The prolific American cellist Fred Lonberg-Holm has always been particularly diverse in his selection of projects and collaborations. A member of the Vandermark 5 and Brotzmann's Chicago Tentet he also occasionally leads his excellent Lightbox Orchestra and has more than 60 releases to his name since the early nineties. He's also left his mark on Chicago's indie music scene working and playing with the likes of Jim O'Rourke, The Flying Luttenbachers, and Wilco. This terrific collection from Corbett vs. Dempsy finds the maestro in Florida's Everglades National Park, where his performance and surroundings were recorded by renowned composer Gustavo Matamoros as a part of Lonberg-Holm's January 2016 artists residency at the Audiotheque in Miami Beach, FL. The liner notes state that Matamoros regularly records the soundscapes of this Southern Florida locale for use in his own artistic practice, and his participation on this recording helps brings the writhing melodrama of the Everglades to the fore. The title of this collection alludes to a direction in the score of Iannis Xanakis' "Kottos", where the cellist is instructed to "Bow Hard at the Frog", meaning quite literally to play vigorously at the frog (of the bow). In the context of this recording however the phrase becomes multifaceted, as Lonberg-Holm attempts to engage the amphibious wildlife of the Everglades in dialogue.
The tracks are labeled either "NEAR" or "FAR" and are given an index (e.g. FAR1, the first track). I presume that they indicate the location of the microphones with relation to Lonberg-Holm and the order in which the tracks were recorded. The field recording expertise imparted to this project by Matamoros cannot be understated. The night air is filled with the sound of creatures, from high pitched chirps and veiled cricket bows to trombone like groans and abrupt buzzing noises; the native nighttime banter is captured in dizzying fidelity. Lonberg-Holm's approach to this experiment varies; his playing runs the gamut between texture and dynamics. Sometimes he gives his collaborators time to react between brief, moderately played statements; at other times his cello creaks and wails deafeningly for extended periods followed by irregular silences. This affects the wildlife bander in a variety of ways (it's hard to discern if the phenomena is real or a projection), but in general the faunae, particularly the amphibians, certainly take note of the alien sounds and sometimes even seem to take an interest. The album really shines in the silences between Lonberg-Holm's most violent outbursts, where we can hear the replies of native animals to this strange intrusion. The reactions range from careful, tentative silence to an excited clamor replete with highly animated croaks and grunts. I've played this release multiple times using both cheap car speakers and high-end head phones and it holds up well wither way, though I'm certain that this would be a revelation to hear in surround.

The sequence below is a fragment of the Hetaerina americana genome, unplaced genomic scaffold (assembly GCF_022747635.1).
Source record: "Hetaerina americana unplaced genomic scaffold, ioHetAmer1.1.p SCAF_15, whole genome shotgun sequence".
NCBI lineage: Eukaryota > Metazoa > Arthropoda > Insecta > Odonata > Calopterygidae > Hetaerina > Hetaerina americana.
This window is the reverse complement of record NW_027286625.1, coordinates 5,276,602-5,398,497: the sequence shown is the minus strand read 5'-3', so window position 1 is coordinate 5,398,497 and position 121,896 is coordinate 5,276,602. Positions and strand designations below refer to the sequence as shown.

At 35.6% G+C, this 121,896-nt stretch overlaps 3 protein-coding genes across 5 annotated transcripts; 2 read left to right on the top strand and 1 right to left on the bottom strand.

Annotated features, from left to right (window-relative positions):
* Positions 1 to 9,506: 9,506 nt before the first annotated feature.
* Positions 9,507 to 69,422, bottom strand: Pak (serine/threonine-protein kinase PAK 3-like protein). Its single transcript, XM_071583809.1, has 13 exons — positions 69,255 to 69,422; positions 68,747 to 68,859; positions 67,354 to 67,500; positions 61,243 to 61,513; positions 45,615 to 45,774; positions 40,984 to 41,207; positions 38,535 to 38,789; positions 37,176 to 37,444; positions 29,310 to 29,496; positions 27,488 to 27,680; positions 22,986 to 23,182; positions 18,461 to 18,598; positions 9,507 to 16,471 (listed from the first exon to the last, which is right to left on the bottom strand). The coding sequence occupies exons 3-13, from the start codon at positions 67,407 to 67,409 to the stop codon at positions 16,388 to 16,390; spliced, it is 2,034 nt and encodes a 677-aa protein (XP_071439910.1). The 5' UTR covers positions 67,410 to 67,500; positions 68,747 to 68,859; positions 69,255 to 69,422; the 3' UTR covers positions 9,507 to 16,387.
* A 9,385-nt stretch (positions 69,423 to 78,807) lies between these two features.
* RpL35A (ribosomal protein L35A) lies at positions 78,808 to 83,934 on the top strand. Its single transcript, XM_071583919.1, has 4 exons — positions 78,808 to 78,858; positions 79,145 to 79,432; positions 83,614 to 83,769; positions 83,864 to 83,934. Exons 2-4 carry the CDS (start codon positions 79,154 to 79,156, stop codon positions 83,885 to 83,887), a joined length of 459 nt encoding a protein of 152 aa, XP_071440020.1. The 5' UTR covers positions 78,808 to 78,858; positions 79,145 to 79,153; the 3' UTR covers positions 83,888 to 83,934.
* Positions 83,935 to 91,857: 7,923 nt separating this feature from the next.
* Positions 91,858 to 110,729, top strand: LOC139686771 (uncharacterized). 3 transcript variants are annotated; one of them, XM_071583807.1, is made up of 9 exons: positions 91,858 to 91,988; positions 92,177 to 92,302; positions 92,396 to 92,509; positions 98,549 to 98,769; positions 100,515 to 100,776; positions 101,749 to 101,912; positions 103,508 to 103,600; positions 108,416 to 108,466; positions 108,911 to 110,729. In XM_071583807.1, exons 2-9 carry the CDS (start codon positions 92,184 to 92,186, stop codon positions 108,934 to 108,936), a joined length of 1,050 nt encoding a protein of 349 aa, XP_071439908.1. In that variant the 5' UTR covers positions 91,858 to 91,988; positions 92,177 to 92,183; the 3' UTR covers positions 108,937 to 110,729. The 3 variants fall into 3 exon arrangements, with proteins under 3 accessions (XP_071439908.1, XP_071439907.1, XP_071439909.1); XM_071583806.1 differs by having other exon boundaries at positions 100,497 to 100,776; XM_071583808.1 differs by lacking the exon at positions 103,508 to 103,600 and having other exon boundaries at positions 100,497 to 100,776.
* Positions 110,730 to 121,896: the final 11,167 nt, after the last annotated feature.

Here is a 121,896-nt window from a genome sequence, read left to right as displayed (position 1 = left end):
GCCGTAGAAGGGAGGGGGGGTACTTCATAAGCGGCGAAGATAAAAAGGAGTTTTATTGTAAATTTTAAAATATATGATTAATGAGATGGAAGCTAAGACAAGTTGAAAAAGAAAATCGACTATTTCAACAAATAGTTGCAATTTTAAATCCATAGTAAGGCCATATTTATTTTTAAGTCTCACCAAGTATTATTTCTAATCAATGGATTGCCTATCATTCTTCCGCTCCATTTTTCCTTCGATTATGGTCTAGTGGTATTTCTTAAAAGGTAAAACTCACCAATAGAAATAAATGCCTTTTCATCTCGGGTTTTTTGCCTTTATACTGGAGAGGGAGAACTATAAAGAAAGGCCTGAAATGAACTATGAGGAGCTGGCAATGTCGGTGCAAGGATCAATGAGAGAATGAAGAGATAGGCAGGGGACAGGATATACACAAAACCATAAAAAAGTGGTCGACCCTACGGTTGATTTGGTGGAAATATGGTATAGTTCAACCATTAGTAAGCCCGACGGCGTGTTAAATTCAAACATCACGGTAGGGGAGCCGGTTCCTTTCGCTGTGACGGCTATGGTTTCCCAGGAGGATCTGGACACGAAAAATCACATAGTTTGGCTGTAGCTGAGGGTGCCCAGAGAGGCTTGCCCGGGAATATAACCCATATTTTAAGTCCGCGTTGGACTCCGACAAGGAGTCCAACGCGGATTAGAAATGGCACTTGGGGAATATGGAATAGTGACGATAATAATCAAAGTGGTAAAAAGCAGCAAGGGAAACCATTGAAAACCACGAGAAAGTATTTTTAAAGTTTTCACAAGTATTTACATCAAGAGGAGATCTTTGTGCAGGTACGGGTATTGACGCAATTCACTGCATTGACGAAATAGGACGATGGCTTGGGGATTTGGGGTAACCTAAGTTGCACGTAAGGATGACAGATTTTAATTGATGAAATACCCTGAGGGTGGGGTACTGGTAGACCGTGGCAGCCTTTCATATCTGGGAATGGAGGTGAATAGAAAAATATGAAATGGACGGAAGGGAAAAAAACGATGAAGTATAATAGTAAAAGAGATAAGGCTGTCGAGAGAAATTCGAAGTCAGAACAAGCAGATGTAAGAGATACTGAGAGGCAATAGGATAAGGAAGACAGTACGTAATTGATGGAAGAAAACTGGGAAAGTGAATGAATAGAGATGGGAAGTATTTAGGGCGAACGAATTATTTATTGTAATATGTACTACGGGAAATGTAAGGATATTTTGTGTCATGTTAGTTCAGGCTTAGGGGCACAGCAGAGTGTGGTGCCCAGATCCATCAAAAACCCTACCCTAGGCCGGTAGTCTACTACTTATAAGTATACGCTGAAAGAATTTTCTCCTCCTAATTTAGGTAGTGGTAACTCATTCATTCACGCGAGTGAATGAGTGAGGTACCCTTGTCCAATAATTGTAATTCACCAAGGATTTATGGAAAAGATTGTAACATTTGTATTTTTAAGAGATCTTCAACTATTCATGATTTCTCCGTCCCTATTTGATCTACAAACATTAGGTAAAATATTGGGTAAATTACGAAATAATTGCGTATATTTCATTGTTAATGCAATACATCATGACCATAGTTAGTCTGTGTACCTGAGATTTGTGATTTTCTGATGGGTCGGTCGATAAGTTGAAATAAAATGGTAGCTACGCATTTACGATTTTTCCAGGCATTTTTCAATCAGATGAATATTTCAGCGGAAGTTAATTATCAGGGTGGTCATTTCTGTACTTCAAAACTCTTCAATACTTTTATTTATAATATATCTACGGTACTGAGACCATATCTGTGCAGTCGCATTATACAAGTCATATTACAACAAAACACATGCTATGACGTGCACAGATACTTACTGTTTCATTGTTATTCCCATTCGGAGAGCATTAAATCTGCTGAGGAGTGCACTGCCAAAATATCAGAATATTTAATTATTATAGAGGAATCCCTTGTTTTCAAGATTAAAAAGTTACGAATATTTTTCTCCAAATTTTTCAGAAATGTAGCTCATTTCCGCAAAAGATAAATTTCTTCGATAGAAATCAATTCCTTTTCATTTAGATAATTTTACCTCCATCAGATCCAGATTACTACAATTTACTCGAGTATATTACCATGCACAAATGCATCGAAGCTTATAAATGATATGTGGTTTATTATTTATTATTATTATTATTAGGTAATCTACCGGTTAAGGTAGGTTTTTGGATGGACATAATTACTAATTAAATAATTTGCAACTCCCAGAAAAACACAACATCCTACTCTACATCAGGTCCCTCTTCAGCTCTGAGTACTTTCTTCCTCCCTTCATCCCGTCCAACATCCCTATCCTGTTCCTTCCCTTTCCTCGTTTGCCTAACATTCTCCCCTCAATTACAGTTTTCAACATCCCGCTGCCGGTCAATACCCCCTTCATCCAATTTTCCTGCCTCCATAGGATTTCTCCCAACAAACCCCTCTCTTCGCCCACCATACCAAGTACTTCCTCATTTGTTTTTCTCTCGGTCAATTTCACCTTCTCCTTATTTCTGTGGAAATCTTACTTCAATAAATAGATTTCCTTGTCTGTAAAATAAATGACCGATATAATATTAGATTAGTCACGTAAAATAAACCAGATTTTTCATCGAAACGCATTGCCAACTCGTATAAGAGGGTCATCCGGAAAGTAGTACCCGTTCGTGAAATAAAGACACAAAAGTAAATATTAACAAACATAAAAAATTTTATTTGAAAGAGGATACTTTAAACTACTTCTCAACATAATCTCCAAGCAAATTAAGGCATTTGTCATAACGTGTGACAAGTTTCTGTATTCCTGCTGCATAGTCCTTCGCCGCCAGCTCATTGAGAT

Lonberg-Holm's playing on the record, whether intentional or not, invokes another direction from "Kottos" where Xenakis instructs that it "not be beautiful or nice in the usual sense, but rough, harsh and full of noise." To his credit the cellist espouses Xenakis' appeal to discord, as his playing contains plenty of noise and plenty of harshness, but it is very nicely counter-balanced by the surrounding ambient noises and frog song. And even though it's a futile exercise, it's amusing to envisage what the frogs might be deliberating after some of the brasher playing. The album also speaks to the theme of communication, and what part sound might play in transmitting meaning between distinct and subjective experiences. A record of stillness and sudden contrasts, Bow Hard at the Frog makes for a unique and wonderful listen.
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